By Jeff Burkhart,
Executive Director, Literacy Network of Dane County
Each time I hear a learner’s story, I’m reminded of why I started on this journey as a literacy volunteer more than 20 years ago. I have found inspiration and hope in the learners I’ve met over the years. My first learner Juan had three children and three jobs. He struggled with English, but he kept coming back and managed to improve his skills, get more pay and help his children in school. Janie was dyslexic and had just escaped an abusive relationship and was raising her two young daughters. Despite her low English language skills, Corinne eventually got herself on a career path in nursing. I find daily inspiration in the work of our learners, tutors, interns and staff. I feel very fortunate to be a part of this transformational change that we see through literacy.
Thanks to the support of donors and volunteers, Literacy Network learners have dignity, respect and confidence. But the current offices of Literacy Network are simply not acceptable for the people we serve. For more than 14 years, adult learners have been working toward their goals in a space that is too small, and is not a good learning environment. They deserve better.
Literacy is about access. Literacy is about dignity. It is about supporting one’s family. It is about achieving the dream of a better life. More than 55,000 adults in Dane County struggle with literacy. That’s one in seven adults in our community. That’s enough to fill more than three Kohl Centers.
The vast majority of adult learners live in poverty. Many have goals of gaining the skills they need to better support their families. Many want better access to health care. Most Literacy Network students are women with school-aged children. The number one factor in a child’s success in school is the literacy level of his or her mother. The number one predictor of individual health status is literacy level.
Literacy Network does so much with so little. Last year we served more than 1,000 adults with the help of more than 800 volunteers who gave 30,000 hours of their time. Our service model is effective and efficient. But the limitation on our services because of too little space is just unacceptable.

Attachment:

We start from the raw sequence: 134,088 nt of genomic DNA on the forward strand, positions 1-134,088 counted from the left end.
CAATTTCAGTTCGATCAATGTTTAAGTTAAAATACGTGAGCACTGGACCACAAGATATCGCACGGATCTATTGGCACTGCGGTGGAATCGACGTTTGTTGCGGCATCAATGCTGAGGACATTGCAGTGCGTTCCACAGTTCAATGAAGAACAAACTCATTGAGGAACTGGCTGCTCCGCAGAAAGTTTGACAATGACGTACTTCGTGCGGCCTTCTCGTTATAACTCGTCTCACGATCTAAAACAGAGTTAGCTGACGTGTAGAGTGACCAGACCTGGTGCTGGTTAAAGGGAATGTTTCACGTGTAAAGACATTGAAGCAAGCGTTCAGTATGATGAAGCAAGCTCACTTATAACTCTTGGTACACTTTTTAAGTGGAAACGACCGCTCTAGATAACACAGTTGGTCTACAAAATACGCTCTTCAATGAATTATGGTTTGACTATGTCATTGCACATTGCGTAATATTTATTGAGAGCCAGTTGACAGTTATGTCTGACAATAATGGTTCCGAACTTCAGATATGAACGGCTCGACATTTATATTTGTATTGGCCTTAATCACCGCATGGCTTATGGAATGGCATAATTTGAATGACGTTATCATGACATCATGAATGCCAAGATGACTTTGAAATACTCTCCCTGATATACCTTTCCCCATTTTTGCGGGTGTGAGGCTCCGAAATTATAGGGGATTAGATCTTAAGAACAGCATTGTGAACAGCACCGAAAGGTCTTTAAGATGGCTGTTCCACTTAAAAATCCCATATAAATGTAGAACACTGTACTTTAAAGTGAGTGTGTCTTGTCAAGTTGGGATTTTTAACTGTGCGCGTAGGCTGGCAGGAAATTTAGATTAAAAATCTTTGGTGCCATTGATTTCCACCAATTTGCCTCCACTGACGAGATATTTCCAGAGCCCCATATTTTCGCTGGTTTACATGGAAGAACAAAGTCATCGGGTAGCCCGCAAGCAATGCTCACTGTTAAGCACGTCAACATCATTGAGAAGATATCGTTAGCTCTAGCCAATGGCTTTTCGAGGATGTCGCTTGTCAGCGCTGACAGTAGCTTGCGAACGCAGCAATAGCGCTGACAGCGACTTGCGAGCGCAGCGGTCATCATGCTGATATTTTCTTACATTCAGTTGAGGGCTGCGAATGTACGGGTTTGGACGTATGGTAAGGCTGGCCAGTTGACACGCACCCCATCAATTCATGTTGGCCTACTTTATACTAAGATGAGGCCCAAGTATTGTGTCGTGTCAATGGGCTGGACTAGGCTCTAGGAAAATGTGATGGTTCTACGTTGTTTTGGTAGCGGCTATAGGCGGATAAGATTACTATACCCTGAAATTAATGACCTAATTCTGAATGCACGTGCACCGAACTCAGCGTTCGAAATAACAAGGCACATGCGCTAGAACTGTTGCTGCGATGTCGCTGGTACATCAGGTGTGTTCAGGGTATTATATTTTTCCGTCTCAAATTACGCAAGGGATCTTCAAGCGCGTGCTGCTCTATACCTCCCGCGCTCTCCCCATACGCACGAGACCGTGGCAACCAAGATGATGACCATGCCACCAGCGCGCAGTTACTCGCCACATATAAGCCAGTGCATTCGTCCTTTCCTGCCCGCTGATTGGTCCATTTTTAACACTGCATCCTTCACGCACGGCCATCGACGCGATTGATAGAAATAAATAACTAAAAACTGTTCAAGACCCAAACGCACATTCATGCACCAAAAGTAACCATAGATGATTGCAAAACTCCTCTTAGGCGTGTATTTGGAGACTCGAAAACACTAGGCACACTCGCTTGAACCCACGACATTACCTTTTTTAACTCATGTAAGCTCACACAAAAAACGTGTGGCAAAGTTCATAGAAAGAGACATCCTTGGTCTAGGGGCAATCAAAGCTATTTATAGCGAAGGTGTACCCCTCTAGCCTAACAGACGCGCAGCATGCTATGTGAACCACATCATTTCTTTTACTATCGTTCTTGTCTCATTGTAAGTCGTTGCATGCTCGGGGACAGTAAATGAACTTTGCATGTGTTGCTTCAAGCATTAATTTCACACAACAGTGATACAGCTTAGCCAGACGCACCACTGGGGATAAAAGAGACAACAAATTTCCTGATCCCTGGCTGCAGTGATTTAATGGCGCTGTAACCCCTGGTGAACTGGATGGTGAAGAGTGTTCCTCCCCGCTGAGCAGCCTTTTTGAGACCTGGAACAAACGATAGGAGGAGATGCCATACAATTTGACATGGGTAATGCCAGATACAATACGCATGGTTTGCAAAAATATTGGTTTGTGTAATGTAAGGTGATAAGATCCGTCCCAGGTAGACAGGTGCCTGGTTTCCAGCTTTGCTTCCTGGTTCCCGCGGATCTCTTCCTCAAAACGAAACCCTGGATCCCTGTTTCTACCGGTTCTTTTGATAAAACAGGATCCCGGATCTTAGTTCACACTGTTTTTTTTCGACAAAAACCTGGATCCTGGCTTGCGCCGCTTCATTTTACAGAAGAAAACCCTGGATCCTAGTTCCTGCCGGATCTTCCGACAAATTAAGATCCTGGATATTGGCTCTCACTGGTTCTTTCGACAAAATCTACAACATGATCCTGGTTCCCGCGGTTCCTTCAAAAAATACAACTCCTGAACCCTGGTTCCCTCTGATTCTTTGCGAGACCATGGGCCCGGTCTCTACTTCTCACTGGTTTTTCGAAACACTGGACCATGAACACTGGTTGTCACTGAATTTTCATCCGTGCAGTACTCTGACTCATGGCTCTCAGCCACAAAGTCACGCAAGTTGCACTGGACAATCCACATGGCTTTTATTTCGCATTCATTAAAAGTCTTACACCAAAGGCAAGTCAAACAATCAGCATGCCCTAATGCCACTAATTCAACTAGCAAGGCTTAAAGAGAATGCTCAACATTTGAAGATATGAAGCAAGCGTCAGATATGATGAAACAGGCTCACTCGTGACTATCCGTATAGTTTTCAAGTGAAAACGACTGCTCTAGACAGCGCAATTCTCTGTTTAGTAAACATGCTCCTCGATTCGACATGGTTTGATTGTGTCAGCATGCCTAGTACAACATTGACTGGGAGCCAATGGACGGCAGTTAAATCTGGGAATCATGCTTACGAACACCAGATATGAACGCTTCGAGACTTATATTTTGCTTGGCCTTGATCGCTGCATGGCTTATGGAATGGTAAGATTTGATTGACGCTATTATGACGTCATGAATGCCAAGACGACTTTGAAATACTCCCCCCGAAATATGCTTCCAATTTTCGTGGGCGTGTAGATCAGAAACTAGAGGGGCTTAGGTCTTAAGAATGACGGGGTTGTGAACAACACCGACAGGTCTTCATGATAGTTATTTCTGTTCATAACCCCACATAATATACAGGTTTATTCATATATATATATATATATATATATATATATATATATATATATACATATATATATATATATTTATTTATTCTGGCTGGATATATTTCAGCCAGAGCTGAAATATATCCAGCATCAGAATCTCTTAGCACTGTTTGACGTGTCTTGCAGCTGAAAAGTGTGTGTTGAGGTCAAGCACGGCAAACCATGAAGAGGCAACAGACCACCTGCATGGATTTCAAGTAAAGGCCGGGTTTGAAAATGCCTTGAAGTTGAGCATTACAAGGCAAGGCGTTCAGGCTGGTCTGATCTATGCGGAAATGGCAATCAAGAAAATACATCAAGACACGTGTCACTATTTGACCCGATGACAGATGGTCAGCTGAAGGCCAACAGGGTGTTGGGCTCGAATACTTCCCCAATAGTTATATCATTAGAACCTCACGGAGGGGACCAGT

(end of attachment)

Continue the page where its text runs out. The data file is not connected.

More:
There is so much more for us to do, and so much more dignity we could provide to adult learners. There are many more people who need the personalized support to succeed in their lives. And with expanded facilities and resources, we will help so many more people in need.
We are on the way to greatly increasing our capacity. Thanks to the support of many generous donors, including Lau and Bea Christiansen, The City of Madison, UW Health, the Pleasant Rowland Foundation, Diane Ballweg and many others, we have purchased a building. The space is more than four times our current space, and once our campaign is completed, we will double the number of adults served each year with basic reading, writing and language education.
Our $3 million campaign will pay for the building, its renovation, technology installation and upgrades, and organizational capacity for a strong future. Fortunately, we have already paid for the building in its entirety, thanks to a great deal offered by our generous partners at Dean/St. Mary’s, who sold us the building for less than half its value. Now we need the help of our community to pay for the renovation of the building and to expand the capacity of the organization so that our community can offer dignity that Literacy Network students deserve.
Our current space is just 2,800 square feet. On weekday evenings, it is simply packed full of people. A couple of weeks ago, it rained and there was water soaking through the carpet. Water often settles in the light fixtures in our class room. Everyone shares an office with someone else. There is only room enough for 15 to sit comfortably in each of our classrooms, but we often have 25 or more.
Our new 11,000 square foot space in the heart of South Madison will have dignity – we’ll have a dedicated library. We’ll have a dedicated childcare space. Our classrooms will be spacious. We’ll be in the right space at the right time for our learners.
Our campaign has raised about $1 million already. We plan to be in our new space in August. The time is now for us to support adult learners and their families.
I invite you to envision a space in which an individual has dignity and respect. I invite you to join us in this exciting journey toward a better future for each learner in Literacy Network programs. Learn more about our campaign at growingthroughliteracy.org, and give me a call at 608-244-3911 to get involved.